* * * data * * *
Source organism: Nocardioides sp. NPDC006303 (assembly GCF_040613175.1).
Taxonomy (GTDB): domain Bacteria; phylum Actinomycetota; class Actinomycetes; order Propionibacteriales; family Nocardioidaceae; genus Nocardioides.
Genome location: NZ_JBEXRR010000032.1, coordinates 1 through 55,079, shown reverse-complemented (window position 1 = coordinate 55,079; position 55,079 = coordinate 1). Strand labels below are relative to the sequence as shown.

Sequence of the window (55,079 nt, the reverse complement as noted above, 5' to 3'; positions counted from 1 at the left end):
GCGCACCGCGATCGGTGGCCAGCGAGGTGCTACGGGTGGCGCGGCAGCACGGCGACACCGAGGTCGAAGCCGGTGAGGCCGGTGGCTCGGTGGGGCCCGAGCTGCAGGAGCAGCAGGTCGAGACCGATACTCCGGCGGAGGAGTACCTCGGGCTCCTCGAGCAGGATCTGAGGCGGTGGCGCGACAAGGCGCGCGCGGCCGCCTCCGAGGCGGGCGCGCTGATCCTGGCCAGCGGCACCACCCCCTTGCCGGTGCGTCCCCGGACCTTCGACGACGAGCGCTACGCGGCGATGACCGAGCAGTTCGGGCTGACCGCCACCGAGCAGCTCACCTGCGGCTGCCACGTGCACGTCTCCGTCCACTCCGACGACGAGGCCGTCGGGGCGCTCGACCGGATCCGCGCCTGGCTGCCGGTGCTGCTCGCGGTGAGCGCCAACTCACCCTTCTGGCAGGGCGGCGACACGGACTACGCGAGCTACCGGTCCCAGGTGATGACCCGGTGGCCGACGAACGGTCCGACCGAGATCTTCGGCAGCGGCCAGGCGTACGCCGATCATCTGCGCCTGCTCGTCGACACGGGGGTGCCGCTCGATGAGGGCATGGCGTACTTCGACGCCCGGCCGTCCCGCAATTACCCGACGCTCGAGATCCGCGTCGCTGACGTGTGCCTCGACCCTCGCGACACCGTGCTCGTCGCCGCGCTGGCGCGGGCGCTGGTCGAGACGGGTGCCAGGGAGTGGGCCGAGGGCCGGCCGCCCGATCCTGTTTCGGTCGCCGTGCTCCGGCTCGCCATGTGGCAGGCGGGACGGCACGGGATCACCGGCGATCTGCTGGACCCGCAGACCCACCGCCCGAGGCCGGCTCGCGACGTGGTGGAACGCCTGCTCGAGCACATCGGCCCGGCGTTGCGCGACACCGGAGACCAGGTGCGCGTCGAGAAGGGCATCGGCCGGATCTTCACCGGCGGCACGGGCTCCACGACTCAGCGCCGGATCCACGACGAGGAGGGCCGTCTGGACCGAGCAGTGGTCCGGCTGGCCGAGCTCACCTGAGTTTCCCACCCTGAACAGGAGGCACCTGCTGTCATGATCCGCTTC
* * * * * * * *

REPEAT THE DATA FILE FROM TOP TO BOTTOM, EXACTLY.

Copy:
Source organism: Nocardioides sp. NPDC006303 (assembly GCF_040613175.1).
Taxonomy (GTDB): domain Bacteria; phylum Actinomycetota; class Actinomycetes; order Propionibacteriales; family Nocardioidaceae; genus Nocardioides.
Genome location: NZ_JBEXRR010000032.1, coordinates 1 through 55,079, shown reverse-complemented (window position 1 = coordinate 55,079; position 55,079 = coordinate 1). Strand labels below are relative to the sequence as shown.

Sequence of the window (55,079 nt, the reverse complement as noted above, 5' to 3'; positions counted from 1 at the left end):
GCGCACCGCGATCGGTGGCCAGCGAGGTGCTACGGGTGGCGCGGCAGCACGGCGACACCGAGGTCGAAGCCGGTGAGGCCGGTGGCTCGGTGGGGCCCGAGCTGCAGGAGCAGCAGGTCGAGACCGATACTCCGGCGGAGGAGTACCTCGGGCTCCTCGAGCAGGATCTGAGGCGGTGGCGCGACAAGGCGCGCGCGGCCGCCTCCGAGGCGGGCGCGCTGATCCTGGCCAGCGGCACCACCCCCTTGCCGGTGCGTCCCCGGACCTTCGACGACGAGCGCTACGCGGCGATGACCGAGCAGTTCGGGCTGACCGCCACCGAGCAGCTCACCTGCGGCTGCCACGTGCACGTCTCCGTCCACTCCGACGACGAGGCCGTCGGGGCGCTCGACCGGATCCGCGCCTGGCTGCCGGTGCTGCTCGCGGTGAGCGCCAACTCACCCTTCTGGCAGGGCGGCGACACGGACTACGCGAGCTACCGGTCCCAGGTGATGACCCGGTGGCCGACGAACGGTCCGACCGAGATCTTCGGCAGCGGCCAGGCGTACGCCGATCATCTGCGCCTGCTCGTCGACACGGGGGTGCCGCTCGATGAGGGCATGGCGTACTTCGACGCCCGGCCGTCCCGCAATTACCCGACGCTCGAGATCCGCGTCGCTGACGTGTGCCTCGACCCTCGCGACACCGTGCTCGTCGCCGCGCTGGCGCGGGCGCTGGTCGAGACGGGTGCCAGGGAGTGGGCCGAGGGCCGGCCGCCCGATCCTGTTTCGGTCGCCGTGCTCCGGCTCGCCATGTGGCAGGCGGGACGGCACGGGATCACCGGCGATCTGCTGGACCCGCAGACCCACCGCCCGAGGCCGGCTCGCGACGTGGTGGAACGCCTGCTCGAGCACATCGGCCCGGCGTTGCGCGACACCGGAGACCAGGTGCGCGTCGAGAAGGGCATCGGCCGGATCTTCACCGGCGGCACGGGCTCCACGACTCAGCGCCGGATCCACGACGAGGAGGGCCGTCTGGACCGAGCAGTGGTCCGGCTGGCCGAGCTCACCTGAGTTTCCCACCCTGAACAGGAGGCACCTGCTGTCATGATCCGCTTC